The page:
While the law (think: Old Testament spirituality and our tendency to live spirituality by rules rather than grace) curses us and speaks judgement over us, it does give us a feeling of control. And we love control. The law gives us a rule we can manage, something we can put our efforts towards and feel good about. But inevitably we will even fail at the laws we usually conquer, and then even that law will speak judgment. Moralism and religion say to try harder, be more committed, longer prayer times and more verses to memorize. Part of us likes this, because we love control.
The thought to relinquishing all control over our standing with God is daunting, yet the gospel demands it. There’s nothing for us to control when God gives us our righteous standing with him through Christ. And beautifully, there’s nothing for us to boast over other than Christ.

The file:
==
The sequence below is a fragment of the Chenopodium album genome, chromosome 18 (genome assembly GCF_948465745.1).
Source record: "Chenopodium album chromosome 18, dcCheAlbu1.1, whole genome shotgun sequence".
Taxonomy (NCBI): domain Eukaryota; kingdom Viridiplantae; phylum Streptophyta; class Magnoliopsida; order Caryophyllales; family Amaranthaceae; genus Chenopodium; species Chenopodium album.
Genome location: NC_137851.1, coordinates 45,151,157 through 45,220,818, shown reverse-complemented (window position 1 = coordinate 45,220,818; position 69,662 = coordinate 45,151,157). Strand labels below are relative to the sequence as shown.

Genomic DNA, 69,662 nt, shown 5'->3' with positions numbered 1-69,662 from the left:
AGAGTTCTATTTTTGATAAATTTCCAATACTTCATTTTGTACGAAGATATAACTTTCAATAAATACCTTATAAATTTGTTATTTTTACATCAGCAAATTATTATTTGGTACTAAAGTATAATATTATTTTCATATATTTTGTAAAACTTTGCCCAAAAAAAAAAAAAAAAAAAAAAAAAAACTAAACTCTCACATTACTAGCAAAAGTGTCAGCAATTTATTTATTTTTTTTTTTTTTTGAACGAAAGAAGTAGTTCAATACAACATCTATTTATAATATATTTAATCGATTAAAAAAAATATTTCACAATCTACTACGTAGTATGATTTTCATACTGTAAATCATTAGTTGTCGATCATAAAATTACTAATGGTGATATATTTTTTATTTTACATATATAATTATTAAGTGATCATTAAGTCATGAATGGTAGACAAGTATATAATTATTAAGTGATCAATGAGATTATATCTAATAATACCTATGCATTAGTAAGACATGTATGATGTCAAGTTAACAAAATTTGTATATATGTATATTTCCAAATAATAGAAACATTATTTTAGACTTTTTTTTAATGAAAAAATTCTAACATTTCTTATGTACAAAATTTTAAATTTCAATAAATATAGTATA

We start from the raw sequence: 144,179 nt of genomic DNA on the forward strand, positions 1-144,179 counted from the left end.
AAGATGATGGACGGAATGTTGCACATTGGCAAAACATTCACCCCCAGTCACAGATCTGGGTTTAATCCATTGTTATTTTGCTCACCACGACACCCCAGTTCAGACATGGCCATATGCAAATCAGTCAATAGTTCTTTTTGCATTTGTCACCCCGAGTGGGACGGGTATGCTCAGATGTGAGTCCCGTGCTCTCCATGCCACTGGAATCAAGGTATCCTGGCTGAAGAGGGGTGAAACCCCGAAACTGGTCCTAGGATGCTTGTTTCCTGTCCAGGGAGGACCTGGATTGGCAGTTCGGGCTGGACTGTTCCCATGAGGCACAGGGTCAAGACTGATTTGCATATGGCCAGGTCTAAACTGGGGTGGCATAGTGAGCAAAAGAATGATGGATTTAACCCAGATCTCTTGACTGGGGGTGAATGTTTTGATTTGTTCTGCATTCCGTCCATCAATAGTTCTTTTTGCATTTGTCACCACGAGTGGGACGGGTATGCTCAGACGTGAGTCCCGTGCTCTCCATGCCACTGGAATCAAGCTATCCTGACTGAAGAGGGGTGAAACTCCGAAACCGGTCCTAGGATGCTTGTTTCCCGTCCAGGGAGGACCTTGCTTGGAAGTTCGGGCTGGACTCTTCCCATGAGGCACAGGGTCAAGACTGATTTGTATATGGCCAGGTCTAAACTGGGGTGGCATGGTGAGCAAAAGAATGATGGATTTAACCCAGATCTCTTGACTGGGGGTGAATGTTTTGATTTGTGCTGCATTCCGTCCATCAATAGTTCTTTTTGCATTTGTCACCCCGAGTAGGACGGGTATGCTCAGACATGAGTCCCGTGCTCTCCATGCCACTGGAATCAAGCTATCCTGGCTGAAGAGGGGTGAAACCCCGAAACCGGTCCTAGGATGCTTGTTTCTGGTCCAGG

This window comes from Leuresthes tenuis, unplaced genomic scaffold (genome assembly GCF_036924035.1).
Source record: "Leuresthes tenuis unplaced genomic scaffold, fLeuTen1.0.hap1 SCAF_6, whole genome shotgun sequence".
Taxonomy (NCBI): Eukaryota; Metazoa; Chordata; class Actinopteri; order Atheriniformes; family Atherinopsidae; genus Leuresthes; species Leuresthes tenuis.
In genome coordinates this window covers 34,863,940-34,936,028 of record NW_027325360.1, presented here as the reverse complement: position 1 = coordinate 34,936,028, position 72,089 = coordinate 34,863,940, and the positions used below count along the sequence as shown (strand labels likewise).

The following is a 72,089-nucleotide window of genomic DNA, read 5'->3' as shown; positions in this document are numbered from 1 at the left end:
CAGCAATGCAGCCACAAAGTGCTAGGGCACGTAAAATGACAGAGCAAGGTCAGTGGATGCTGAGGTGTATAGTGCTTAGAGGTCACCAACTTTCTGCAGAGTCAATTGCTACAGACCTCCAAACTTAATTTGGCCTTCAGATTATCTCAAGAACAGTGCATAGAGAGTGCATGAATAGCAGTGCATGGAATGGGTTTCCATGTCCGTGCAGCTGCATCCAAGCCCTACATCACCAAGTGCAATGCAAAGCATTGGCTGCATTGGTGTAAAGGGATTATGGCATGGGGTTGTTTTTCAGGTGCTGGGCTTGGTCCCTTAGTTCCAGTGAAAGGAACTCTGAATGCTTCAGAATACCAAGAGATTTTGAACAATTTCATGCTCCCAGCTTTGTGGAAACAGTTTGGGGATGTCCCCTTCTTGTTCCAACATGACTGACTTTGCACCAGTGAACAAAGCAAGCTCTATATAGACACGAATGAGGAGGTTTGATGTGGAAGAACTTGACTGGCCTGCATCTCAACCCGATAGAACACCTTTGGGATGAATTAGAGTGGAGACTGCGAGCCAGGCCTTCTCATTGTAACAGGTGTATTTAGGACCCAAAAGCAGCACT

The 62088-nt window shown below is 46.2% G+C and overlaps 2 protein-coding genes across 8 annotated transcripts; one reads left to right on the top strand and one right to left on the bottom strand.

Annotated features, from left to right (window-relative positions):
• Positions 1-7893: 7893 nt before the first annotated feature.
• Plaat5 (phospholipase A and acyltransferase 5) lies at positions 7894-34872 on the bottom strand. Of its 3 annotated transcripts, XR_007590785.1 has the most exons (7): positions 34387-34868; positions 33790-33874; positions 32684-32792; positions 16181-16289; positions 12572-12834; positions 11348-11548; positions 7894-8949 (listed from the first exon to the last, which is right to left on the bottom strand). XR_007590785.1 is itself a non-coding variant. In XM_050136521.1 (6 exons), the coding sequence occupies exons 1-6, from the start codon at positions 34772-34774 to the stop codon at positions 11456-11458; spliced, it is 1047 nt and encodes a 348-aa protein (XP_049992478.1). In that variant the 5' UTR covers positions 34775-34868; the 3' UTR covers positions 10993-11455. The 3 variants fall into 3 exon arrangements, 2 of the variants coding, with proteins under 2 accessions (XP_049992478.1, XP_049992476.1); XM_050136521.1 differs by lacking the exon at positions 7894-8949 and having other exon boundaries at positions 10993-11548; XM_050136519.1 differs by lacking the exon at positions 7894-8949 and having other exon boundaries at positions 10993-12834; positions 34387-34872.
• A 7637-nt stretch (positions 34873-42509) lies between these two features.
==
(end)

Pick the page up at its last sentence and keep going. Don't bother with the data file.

But we soon (as the Galatians did) revert back to striving. Again, we form some rules to obey as to feel successful as Christians, and the cycle goes on. Freedom isn’t known until we quit fighting for control over our righteousness, leaving the law behind for good.